Preparing for a wedding takes couples on a time-consuming, roller-coaster ride of emotions and experiences, as they draw people together to plan and execute their Big Day. Meticulous planning goes into the detail of the day, but this contrasts sharply with the low level of attention and forward thinking that goes into preparing for the possibilities of the marriage journey itself.
Parents, pastors and well-wishers are quietly confident that the months and years following the wedding will be good and, on the whole, harmonious. So little is said or done by this hopeful crowd. The happy couple assume that the ensuing married relationship will take care of itself once the wedding day is over. Such complacency and assurance are fuelled by the positive emotions of the moment and, sadly, by the observation of the marriage ‘facades’ of other couples around them, especially in their churches. The soon-to-be-wed couple are often unaware of the truth that the length and appearance of a marriage are no indicator of its quality or health.
I have observed several disturbing and interrelated happenings in church circles – some of which have been long established and others that are gaining momentum.
A culture of silence
When a couple experience marital difficulties, these difficulties develop over time and begin to seriously compromise the marriage relationship. The husband and wife don’t talk to anyone about this, primarily because they’re not sure that they should. They have observed other couples in the church, and they all appear to be doing fine and they don’t talk about any difficulties.
A fear of judgmental attitudes
Another reason that a couple stay silent is because they don’t want others to judge them. A couple’s silence is enforced further by the fact that they don’t know who to talk to, or at what stage of difficulty they should be seeking help. The unspoken rule seems to be ‘You don’t talk about marriage problems in church’.
A lack of marriage support structures
A culture of silence coupled with a significant lack of marriage support structures in churches has contributed to the increased incidence of marriage breakdown and divorce in the church.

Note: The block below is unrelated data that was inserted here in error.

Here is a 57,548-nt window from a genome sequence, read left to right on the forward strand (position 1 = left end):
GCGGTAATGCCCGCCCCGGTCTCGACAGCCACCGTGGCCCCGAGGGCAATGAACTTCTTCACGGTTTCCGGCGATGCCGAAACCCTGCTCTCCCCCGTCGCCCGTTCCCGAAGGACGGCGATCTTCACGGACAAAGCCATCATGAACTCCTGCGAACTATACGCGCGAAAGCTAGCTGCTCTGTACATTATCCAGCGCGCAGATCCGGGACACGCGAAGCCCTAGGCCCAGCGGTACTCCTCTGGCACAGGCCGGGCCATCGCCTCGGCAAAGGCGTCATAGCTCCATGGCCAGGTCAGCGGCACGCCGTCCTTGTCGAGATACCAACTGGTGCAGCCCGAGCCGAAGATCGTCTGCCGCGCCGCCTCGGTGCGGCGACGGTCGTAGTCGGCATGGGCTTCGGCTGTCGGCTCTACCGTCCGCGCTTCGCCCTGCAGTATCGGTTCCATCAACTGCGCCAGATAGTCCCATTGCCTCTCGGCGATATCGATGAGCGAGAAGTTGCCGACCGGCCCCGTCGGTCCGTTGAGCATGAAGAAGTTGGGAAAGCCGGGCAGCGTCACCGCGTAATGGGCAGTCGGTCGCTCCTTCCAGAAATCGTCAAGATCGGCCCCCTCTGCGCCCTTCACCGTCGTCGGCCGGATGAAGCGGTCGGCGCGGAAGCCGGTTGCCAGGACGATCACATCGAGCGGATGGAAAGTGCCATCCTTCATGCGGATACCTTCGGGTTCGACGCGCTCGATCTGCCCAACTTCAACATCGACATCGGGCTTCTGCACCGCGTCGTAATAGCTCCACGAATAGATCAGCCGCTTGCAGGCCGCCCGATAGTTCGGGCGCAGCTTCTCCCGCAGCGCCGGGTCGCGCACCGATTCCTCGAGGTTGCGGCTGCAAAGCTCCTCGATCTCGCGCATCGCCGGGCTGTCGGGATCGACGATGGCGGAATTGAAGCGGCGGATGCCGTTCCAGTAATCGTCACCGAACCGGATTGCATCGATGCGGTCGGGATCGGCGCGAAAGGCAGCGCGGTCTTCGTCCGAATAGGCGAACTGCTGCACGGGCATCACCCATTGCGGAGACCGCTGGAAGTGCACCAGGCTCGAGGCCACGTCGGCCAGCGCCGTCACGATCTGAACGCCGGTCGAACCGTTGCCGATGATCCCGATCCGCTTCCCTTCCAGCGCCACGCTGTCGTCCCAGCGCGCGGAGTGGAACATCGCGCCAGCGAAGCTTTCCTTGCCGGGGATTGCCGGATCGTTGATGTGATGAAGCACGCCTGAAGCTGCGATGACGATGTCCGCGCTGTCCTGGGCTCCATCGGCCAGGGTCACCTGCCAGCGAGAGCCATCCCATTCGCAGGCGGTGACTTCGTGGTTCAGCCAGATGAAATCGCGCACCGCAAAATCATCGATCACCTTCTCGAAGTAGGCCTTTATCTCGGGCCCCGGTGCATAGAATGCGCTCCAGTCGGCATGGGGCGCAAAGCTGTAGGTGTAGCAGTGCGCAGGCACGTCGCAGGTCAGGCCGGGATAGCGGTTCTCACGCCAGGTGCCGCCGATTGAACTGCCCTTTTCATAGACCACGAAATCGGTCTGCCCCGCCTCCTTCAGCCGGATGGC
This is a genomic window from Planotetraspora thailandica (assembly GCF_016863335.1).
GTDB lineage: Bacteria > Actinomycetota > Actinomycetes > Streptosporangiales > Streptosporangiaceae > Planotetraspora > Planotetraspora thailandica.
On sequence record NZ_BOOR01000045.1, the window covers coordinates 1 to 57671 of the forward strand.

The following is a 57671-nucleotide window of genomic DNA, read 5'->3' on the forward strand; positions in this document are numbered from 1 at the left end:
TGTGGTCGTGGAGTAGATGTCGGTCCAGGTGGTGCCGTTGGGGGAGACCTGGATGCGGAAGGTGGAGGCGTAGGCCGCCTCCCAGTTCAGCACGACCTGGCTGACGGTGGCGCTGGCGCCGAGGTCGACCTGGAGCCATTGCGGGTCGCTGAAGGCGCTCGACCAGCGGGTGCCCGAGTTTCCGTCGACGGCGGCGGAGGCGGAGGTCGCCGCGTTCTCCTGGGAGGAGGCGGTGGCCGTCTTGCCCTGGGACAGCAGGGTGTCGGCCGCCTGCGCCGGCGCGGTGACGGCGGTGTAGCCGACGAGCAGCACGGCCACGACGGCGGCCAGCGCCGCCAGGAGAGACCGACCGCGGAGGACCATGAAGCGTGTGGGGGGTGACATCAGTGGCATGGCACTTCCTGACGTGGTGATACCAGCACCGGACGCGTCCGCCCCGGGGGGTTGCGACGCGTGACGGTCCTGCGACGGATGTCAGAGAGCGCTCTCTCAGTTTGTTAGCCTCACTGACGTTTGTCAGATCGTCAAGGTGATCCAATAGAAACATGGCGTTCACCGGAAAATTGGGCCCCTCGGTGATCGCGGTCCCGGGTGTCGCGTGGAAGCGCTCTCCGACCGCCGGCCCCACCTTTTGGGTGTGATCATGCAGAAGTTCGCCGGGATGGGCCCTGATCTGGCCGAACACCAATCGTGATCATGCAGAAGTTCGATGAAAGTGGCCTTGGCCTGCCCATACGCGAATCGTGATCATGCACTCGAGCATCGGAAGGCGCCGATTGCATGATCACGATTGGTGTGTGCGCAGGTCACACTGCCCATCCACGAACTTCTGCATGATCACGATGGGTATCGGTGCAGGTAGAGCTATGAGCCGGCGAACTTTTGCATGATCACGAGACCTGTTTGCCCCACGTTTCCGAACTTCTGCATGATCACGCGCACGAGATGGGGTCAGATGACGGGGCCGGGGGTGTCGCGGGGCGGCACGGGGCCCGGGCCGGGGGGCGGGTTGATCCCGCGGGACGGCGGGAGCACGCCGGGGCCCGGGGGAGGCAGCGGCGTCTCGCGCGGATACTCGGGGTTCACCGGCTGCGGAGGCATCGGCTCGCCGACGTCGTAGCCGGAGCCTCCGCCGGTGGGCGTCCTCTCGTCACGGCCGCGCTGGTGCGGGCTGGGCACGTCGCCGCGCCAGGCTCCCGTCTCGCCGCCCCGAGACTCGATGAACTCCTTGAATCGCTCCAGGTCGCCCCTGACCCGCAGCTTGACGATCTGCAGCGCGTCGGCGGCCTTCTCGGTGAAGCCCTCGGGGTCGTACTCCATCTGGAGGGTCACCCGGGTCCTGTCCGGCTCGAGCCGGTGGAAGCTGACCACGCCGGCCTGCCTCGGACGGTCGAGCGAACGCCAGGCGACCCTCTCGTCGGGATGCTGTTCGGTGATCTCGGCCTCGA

The occasional ‘marriage retreat’ is not enough to support marriages. Church leadership teams need to become more intentional and proactive about supporting marriages beyond their premarital counselling provision.
How can churches be proactive in supporting marriages?
Marriage mentors, marriage ‘health check’ courses, peer-couples support groups, marriage preparation courses, regular Bible teaching on marriage and prayer groups – these are some of the possibilities that a church or group of churches could provide for their married couples. Married couples need church forums in which they can find support plus strengthening and enriching opportunities, as well as personal help and counselling for their relationships.
Christian marriages have a diabolical opponent, which church leaders need to address by putting in place structures to counter such undermining forces. (Church leaders’ marriages, too, have a unique blend of opposing forces which must also be dealt with head-on… but that’s a discussion for another day.)
Prevention, they say, is better than cure. The Church’s challenge is to make preventative and enrichment structures available for married couples to tap into regularly, as well as personal marriage support and counselling. The aim should be to challenge the culture of silence, and to stem the tide of bankrupt Christian marriage relationships.
Newly-weds will have a brighter future, when they can foresee support and marriage enrichment opportunities provided by a caring church as an integral part of their marriage journey.
Louise Isaac partners with her husband Les to produce and facilitate marriage courses for churches. They have a passion for enabling long, healthy marriages, and will be running a weekend Marriage Preparation Course in London in January 2017.
More about the course…
Facilitators Les and Louise Isaac have been married for over 35 years. They will share from their own experience of successes and challenges, making the course dynamic, reflective and reality-based, with a Christian emphasis.
The course will include:
- Couples’ exercises
- Videos and case studies
- Single-gender group discussion
- Couples’ reflection and prayer time
- Workbooks will be provided
- Establishing good foundations
- Managing conflict
- Intimacy in marriage
- Marriage phases, and much more
This is a two-day weekend course, running from Saturday 10:00am to Sunday 5:00pm. Tea, coffee and lunch will be provided.
Registration is required, and bookings close by midnight on Thursday 19th January 2017. Spaces are limited, so for more information, visit